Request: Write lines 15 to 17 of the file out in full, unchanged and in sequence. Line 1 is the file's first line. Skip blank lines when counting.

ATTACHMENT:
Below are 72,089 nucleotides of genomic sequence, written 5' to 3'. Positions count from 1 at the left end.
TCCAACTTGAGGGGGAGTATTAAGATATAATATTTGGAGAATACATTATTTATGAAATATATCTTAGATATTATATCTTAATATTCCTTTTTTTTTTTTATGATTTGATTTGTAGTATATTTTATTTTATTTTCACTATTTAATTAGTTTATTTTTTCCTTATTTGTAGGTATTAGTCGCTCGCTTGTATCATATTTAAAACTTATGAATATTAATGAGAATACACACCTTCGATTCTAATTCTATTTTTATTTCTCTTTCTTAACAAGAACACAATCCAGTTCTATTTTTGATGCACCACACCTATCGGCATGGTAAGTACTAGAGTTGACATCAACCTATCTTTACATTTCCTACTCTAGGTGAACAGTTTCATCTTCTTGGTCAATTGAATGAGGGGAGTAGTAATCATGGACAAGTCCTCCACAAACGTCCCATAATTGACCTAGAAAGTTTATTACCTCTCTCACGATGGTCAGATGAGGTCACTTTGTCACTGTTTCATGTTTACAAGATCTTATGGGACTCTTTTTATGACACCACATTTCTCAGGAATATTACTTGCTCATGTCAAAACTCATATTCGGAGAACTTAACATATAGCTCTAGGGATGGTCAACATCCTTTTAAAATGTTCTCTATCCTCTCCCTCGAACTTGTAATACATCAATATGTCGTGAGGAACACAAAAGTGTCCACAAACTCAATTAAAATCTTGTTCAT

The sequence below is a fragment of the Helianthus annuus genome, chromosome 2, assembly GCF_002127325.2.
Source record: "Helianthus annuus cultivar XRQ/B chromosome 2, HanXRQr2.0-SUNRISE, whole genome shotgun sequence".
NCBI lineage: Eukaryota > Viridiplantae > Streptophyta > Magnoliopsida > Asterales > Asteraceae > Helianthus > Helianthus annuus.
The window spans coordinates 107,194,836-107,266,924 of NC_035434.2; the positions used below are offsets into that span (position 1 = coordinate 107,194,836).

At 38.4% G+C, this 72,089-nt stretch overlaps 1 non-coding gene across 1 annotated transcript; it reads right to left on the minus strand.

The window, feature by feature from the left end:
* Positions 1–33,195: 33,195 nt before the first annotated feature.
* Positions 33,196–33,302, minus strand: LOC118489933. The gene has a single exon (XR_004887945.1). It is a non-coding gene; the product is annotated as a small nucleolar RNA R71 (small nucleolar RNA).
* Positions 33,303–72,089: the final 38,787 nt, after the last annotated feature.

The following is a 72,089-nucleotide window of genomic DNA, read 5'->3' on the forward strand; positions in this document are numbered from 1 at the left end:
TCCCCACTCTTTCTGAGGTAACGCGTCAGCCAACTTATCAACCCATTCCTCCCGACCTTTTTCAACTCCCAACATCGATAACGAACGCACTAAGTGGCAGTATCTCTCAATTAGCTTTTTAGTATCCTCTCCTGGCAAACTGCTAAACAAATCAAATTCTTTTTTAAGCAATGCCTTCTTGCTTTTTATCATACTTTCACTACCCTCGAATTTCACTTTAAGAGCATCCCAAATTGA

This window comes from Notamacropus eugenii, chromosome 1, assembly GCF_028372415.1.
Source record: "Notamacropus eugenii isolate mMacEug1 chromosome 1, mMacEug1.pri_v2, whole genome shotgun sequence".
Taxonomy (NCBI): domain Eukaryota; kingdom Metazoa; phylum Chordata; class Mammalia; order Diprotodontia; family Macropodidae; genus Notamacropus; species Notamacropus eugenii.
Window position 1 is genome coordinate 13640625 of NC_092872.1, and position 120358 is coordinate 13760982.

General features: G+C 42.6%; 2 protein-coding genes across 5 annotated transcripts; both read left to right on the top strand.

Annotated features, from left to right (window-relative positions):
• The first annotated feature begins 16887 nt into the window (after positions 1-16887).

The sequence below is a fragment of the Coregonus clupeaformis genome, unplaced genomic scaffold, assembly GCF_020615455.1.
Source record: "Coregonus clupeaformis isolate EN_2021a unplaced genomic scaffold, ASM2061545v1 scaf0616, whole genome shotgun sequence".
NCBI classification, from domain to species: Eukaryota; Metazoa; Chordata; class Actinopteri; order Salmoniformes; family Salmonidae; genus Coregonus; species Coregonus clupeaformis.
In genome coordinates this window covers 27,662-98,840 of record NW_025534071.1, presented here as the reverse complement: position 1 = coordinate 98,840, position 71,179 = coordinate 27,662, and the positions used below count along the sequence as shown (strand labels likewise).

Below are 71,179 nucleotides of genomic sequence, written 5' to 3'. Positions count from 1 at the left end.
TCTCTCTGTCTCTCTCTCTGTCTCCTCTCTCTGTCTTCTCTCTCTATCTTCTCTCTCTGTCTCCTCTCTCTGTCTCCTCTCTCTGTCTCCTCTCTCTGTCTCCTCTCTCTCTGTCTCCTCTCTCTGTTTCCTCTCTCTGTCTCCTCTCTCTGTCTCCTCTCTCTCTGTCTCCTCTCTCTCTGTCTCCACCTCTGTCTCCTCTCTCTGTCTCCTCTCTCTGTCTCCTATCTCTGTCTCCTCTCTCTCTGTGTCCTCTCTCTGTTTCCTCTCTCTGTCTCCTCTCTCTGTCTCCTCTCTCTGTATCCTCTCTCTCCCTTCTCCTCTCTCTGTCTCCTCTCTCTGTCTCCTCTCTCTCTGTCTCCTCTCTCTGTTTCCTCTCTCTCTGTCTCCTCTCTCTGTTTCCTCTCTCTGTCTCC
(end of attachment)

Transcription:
Source record: "Notamacropus eugenii isolate mMacEug1 chromosome 1, mMacEug1.pri_v2, whole genome shotgun sequence".
Taxonomy (NCBI): domain Eukaryota; kingdom Metazoa; phylum Chordata; class Mammalia; order Diprotodontia; family Macropodidae; genus Notamacropus; species Notamacropus eugenii.
Window position 1 is genome coordinate 13640625 of NC_092872.1, and position 120358 is coordinate 13760982.